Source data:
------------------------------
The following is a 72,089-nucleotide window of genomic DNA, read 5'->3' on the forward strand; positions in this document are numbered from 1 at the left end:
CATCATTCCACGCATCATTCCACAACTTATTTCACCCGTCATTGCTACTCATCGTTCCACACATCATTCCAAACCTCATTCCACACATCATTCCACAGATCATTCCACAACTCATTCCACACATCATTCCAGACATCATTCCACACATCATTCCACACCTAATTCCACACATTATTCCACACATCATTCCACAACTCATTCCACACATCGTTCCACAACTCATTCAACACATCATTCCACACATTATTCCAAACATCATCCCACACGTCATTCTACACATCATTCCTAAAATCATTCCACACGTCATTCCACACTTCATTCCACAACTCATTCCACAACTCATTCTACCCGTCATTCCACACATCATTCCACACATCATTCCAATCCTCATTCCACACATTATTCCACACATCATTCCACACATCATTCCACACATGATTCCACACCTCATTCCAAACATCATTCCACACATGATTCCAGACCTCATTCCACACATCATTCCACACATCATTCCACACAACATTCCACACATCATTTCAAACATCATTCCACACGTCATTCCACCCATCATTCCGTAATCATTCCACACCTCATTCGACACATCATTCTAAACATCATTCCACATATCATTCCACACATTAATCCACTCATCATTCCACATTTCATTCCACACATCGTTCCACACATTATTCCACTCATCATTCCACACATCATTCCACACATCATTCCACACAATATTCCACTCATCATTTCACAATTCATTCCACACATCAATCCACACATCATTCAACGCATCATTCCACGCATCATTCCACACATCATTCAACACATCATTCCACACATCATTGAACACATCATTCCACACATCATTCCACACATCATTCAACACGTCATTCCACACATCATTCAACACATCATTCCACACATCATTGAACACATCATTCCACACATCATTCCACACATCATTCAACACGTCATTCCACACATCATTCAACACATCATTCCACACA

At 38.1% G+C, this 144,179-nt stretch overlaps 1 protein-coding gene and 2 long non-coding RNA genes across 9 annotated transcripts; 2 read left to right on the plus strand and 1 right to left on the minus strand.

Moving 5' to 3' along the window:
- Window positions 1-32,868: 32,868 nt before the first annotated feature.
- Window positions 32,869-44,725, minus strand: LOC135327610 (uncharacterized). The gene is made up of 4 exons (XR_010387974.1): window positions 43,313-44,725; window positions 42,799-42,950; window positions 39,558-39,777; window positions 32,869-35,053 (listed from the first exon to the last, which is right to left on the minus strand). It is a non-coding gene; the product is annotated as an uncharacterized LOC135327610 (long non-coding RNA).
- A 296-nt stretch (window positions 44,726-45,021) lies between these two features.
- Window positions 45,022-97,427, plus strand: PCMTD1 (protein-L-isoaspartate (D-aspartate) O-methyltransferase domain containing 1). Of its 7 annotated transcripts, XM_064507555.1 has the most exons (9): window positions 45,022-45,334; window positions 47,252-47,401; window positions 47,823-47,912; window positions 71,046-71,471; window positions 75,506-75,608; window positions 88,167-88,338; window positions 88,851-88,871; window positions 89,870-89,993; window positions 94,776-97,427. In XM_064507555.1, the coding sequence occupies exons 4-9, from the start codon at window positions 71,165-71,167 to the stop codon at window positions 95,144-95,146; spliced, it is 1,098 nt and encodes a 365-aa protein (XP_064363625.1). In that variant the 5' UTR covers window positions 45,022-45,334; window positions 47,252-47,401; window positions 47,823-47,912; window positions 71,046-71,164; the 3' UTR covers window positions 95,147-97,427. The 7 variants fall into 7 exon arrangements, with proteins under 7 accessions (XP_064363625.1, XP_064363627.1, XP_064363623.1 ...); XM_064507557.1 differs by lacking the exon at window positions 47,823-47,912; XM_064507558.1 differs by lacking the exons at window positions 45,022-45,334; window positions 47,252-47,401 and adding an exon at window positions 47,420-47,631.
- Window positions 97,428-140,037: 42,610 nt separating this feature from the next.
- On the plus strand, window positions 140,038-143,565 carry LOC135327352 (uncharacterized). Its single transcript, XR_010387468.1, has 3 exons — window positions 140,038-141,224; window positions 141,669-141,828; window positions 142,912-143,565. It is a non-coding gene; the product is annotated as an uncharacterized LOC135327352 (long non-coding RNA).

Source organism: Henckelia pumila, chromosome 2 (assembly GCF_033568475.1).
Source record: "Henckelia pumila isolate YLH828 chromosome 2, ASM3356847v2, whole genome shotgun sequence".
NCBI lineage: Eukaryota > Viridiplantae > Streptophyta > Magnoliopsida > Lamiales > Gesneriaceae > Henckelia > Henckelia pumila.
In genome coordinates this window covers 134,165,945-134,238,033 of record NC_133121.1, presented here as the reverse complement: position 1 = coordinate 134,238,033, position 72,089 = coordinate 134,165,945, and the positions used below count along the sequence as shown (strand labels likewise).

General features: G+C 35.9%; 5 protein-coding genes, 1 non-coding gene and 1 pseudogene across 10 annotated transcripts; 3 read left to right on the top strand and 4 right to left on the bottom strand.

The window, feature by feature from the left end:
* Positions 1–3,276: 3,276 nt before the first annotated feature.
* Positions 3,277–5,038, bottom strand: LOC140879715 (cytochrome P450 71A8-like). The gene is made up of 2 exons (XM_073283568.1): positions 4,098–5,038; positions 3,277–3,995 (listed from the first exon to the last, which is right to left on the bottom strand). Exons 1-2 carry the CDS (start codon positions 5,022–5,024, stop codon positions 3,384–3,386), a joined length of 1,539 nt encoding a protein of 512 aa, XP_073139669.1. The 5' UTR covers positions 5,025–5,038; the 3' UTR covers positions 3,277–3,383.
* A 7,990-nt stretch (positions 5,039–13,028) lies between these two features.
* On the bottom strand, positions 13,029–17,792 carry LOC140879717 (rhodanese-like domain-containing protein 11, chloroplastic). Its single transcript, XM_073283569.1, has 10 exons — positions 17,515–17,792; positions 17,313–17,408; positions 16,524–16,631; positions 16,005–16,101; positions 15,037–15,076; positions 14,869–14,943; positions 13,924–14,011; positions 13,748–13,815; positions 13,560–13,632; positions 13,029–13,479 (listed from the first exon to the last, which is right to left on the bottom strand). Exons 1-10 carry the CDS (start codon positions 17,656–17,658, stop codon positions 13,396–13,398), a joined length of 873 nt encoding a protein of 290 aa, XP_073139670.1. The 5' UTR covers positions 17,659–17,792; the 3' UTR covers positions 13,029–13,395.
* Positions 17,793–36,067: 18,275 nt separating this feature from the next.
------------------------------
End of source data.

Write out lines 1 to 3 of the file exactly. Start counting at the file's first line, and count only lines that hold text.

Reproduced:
The following is a 72,089-nucleotide window of genomic DNA, read 5'->3' on the forward strand; positions in this document are numbered from 1 at the left end:
CATCATTCCACGCATCATTCCACAACTTATTTCACCCGTCATTGCTACTCATCGTTCCACACATCATTCCAAACCTCATTCCACACATCATTCCACAGATCATTCCACAACTCATTCCACACATCATTCCAGACATCATTCCACACATCATTCCACACCTAATTCCACACATTATTCCACACATCATTCCACAACTCATTCCACACATCGTTCCACAACTCATTCAACACATCATTCCACACATTATTCCAAACATCATCCCACACGTCATTCTACACATCATTCCTAAAATCATTCCACACGTCATTCCACACTTCATTCCACAACTCATTCCACAACTCATTCTACCCGTCATTCCACACATCATTCCACACATCATTCCAATCCTCATTCCACACATTATTCCACACATCATTCCACACATCATTCCACACATGATTCCACACCTCATTCCAAACATCATTCCACACATGATTCCAGACCTCATTCCACACATCATTCCACACATCATTCCACACAACATTCCACACATCATTTCAAACATCATTCCACACGTCATTCCACCCATCATTCCGTAATCATTCCACACCTCATTCGACACATCATTCTAAACATCATTCCACATATCATTCCACACATTAATCCACTCATCATTCCACATTTCATTCCACACATCGTTCCACACATTATTCCACTCATCATTCCACACATCATTCCACACATCATTCCACACAATATTCCACTCATCATTTCACAATTCATTCCACACATCAATCCACACATCATTCAACGCATCATTCCACGCATCATTCCACACATCATTCAACACATCATTCCACACATCATTGAACACATCATTCCACACATCATTCCACACATCATTCAACACGTCATTCCACACATCATTCAACACATCATTCCACACATCATTGAACACATCATTCCACACATCATTCCACACATCATTCAACACGTCATTCCACACATCATTCAACACATCATTCCACACA

At 38.1% G+C, this 144,179-nt stretch overlaps 1 protein-coding gene and 2 long non-coding RNA genes across 9 annotated transcripts; 2 read left to right on the plus strand and 1 right to left on the minus strand.